Today marks the 15th of the Jewish month of Shevat, or Tu B’Shvat, perhaps the world’s first Earth Day.
Dating back to the middle ages, this minor Jewish holiday has increased in importance as organized religions have joined the mostly secular green movement. Known also as “New Year for Trees,” Tu B’Shvat is now viewed as an opportunity to celebrate the importance of taking care of the Earth. Whole organizations have sprung up dedicated to this mission. The Coalition on the Environment and Jewish Life (COEJL) is the leading Jewish group in the religious/environmental arena. It’s interesting to note how they connect their religious/ethical values to environmental advocacy.
“COEJL seeks to expand the contemporary understanding of such Jewish values as tikkun olam (repairing the world) and tzedek (justice) to include the protection of both people and other species from environmental degradation. COEJL seeks to extend such traditions as social action and g’milut hasadim (performing deeds of loving kindness) to environmental action and advocacy. And shalom (peace or wholeness), which is at the very core of Jewish aspirations, is in its full sense harmony in all creation.”
The concept of environmental justice lends itself particularly well to the concept of religiously-based environmentalism, it would seem. Yet some religious leaders have been quite critical of the environmental movement, decrying it as a “pseudo-religion.” While I do believe science must play a large role in our efforts to create a healthier world for our children, I also think it’s possible for religious groups to “serve the cause,” if you will. Why shouldn’t religious education highlight “love thy Earth” messages as well as “love thy neighbor”? Shouldn’t the principle of social action, long a staple of many organized religions, be seen in green terms as well? I don’t think you have to worship any religion to care for the Earth, let me make that quite clear. But if you do – is that inconsistent with caring about our world, our effects on it, and its effects on us?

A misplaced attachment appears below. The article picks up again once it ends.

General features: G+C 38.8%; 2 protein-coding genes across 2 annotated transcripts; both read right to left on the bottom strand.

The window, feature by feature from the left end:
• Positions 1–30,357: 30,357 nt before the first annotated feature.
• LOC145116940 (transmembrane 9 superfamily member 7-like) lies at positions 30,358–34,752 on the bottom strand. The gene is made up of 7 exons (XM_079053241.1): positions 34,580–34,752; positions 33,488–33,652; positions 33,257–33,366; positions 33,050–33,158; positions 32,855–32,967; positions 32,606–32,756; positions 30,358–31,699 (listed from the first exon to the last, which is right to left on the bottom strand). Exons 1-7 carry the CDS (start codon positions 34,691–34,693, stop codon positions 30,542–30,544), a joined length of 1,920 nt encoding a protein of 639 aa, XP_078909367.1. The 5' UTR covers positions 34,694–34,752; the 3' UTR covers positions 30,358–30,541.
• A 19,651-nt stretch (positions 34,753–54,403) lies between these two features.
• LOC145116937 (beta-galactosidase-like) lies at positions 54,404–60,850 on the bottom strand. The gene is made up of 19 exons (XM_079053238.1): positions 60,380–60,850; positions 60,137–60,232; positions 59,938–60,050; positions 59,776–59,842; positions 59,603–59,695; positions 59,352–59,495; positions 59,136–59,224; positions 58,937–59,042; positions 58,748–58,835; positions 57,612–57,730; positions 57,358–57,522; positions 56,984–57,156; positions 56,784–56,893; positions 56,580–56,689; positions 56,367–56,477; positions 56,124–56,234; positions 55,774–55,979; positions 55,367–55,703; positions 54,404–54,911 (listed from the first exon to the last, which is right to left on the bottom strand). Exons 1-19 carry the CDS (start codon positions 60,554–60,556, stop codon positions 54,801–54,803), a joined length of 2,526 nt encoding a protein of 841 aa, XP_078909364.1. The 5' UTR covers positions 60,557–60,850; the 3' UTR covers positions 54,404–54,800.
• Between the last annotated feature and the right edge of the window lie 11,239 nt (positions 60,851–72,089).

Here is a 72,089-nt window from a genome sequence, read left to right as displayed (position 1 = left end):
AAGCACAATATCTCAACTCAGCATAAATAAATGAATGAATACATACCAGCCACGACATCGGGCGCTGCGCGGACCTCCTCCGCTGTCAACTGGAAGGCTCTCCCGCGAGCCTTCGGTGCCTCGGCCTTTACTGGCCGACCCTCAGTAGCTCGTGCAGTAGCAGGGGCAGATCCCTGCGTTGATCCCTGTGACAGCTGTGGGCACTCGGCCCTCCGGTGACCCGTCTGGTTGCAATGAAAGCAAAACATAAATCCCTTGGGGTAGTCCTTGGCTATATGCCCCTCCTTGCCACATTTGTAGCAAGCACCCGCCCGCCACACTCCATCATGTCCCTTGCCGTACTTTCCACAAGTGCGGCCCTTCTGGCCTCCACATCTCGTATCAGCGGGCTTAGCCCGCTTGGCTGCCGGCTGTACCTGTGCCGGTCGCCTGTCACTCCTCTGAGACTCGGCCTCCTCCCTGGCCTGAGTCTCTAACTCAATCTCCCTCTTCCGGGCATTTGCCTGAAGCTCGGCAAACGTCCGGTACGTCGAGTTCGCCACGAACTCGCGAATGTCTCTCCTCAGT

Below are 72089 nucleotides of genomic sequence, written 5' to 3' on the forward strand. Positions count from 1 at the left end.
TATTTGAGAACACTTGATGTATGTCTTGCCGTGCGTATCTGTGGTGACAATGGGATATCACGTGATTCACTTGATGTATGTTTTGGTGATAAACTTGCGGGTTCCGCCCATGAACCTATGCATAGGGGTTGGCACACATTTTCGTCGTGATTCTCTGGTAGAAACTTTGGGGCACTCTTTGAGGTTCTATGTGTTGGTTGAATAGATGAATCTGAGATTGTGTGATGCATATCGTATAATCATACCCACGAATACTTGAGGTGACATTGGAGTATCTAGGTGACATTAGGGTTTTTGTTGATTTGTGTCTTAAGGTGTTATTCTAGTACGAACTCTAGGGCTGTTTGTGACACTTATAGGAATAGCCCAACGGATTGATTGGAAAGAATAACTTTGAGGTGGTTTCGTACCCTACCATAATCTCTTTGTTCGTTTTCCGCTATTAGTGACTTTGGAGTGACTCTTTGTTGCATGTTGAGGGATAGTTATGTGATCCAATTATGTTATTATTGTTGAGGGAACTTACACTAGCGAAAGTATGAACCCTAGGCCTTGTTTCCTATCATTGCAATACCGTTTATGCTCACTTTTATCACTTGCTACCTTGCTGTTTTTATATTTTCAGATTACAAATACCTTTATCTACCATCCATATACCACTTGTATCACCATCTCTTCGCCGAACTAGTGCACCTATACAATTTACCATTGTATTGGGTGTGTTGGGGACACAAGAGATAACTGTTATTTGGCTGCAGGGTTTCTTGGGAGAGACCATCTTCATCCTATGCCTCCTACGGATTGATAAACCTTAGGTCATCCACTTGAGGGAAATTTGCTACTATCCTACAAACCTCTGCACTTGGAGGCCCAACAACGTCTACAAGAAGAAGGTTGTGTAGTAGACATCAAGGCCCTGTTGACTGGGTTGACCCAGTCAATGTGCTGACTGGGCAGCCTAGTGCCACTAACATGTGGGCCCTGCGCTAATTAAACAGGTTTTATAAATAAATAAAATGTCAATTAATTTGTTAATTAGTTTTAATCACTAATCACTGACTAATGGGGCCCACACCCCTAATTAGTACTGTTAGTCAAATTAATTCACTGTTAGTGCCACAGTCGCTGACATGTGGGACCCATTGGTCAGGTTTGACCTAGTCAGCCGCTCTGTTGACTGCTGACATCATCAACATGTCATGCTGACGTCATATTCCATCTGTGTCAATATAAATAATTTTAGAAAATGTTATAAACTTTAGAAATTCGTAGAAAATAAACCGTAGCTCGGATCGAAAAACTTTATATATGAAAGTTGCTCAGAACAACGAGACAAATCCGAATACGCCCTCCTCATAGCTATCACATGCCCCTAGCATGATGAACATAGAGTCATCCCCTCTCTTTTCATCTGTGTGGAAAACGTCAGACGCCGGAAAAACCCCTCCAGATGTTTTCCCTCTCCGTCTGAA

There is growing dissent on this front even within conservative Christian circles. As Bill Moyers documents in “Is God Green?“, even such historically anti-environmentalist religious groups are examining ways to reconcile belief systems with shepherding the earth toward healthier times.
Of note, it turns out that “Earth Day” in the U.S. was created in 1969 by Iowan John McConnell… the son of an evangelist.